A couple of weeks ago I had an opportunity to buy a nice van with a lift, at a reasonable price, for Aimee. It had a locking mechanism for a wheelchair on the right front passenger side. You want to know Aimee’s reaction?
“No way! I am not going to be chauffeured around town like a handicapped person.”
I was taken aback. I thought she would see value in the van, just as her mother and I did. Where we saw value, she saw dependence. She wants to come and go as she pleases. She wants to drive herself wherever she wants to go, preferably (according to her) in a Prius V.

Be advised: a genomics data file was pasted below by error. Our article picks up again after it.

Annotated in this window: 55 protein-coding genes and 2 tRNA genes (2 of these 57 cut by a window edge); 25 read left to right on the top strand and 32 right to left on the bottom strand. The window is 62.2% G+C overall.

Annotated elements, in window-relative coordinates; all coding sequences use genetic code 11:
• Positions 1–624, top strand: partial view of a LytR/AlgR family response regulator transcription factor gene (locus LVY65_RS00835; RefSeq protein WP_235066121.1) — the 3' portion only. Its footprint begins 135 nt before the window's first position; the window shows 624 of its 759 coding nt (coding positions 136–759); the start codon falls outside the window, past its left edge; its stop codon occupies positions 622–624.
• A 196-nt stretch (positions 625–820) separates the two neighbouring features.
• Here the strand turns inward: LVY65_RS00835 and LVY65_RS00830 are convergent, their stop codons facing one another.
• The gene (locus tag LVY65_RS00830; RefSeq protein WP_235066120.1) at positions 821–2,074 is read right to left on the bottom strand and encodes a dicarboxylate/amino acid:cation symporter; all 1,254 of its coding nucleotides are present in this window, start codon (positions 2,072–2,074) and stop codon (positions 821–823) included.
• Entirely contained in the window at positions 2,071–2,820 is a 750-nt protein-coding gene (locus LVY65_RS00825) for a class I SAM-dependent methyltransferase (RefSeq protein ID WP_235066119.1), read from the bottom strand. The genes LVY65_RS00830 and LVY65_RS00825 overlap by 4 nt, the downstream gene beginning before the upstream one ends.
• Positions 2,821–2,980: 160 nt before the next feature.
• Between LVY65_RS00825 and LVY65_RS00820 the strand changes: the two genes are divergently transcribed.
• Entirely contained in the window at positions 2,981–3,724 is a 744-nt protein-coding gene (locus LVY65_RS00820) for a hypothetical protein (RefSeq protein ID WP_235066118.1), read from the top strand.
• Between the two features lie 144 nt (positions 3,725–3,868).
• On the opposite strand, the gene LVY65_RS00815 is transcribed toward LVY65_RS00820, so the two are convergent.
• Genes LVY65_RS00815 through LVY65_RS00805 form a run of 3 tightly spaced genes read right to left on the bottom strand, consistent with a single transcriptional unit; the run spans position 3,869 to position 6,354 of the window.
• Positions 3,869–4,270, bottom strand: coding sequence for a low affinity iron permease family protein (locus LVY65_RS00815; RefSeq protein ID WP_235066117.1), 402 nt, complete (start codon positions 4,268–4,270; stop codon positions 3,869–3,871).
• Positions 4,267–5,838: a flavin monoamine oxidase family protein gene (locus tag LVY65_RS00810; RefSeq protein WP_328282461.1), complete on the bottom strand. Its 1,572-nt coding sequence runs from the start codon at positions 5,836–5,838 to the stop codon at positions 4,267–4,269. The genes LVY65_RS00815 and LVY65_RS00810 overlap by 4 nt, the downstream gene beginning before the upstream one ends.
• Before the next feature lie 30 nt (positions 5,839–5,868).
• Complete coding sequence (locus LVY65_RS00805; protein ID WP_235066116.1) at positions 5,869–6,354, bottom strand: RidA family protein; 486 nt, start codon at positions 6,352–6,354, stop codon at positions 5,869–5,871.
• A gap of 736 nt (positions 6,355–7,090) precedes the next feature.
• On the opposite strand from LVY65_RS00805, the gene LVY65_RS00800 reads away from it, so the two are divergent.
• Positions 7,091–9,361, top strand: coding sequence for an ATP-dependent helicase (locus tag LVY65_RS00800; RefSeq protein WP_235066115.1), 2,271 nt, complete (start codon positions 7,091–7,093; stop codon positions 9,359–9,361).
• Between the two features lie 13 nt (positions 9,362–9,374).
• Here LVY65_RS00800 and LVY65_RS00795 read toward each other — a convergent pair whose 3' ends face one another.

I bit my tongue. The same young lady who totaled three cars (and a golf cart) when she was whole now wants to drive when she lacks hands or feet? I didn’t say that to Aimee. The simple fact is that between her ears, Aimee is 100%. She knows that she can accomplish anything she wants and that lacking the hands or feet to accomplish such tasks is only a minor inconvenience. She is learning to work around these inconveniences and she is determined that she will prevail. Who am I to tell her any different?
Needless to say, the van ain’t happening.
The workouts are only one illustration of Aimee’s fortitude. The other is her incredible ability to see through the haze that often encompasses many of us in the normal course of our lives. How often do we get so fixated on a goal that we lose sight of the proverbial forest for the trees?